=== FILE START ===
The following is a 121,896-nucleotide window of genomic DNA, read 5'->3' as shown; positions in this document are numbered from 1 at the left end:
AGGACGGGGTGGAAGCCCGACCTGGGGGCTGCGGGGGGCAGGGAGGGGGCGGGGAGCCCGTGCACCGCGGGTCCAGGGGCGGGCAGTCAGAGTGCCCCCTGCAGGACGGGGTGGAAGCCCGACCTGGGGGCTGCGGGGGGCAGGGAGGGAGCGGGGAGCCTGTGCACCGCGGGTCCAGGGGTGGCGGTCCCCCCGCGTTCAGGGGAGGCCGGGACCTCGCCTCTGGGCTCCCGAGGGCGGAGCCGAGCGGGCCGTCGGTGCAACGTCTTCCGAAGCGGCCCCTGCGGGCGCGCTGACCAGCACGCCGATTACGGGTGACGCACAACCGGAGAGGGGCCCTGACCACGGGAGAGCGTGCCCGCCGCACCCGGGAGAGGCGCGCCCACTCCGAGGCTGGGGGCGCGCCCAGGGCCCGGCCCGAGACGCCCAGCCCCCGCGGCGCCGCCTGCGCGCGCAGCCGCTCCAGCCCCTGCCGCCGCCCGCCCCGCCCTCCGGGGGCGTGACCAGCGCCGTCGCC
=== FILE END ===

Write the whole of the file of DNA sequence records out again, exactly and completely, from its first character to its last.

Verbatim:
The following is a 121,896-nucleotide window of genomic DNA, read 5'->3' as shown; positions in this document are numbered from 1 at the left end:
AGGACGGGGTGGAAGCCCGACCTGGGGGCTGCGGGGGGCAGGGAGGGGGCGGGGAGCCCGTGCACCGCGGGTCCAGGGGCGGGCAGTCAGAGTGCCCCCTGCAGGACGGGGTGGAAGCCCGACCTGGGGGCTGCGGGGGGCAGGGAGGGAGCGGGGAGCCTGTGCACCGCGGGTCCAGGGGTGGCGGTCCCCCCGCGTTCAGGGGAGGCCGGGACCTCGCCTCTGGGCTCCCGAGGGCGGAGCCGAGCGGGCCGTCGGTGCAACGTCTTCCGAAGCGGCCCCTGCGGGCGCGCTGACCAGCACGCCGATTACGGGTGACGCACAACCGGAGAGGGGCCCTGACCACGGGAGAGCGTGCCCGCCGCACCCGGGAGAGGCGCGCCCACTCCGAGGCTGGGGGCGCGCCCAGGGCCCGGCCCGAGACGCCCAGCCCCCGCGGCGCCGCCTGCGCGCGCAGCCGCTCCAGCCCCTGCCGCCGCCCGCCCCGCCCTCCGGGGGCGTGACCAGCGCCGTCGCC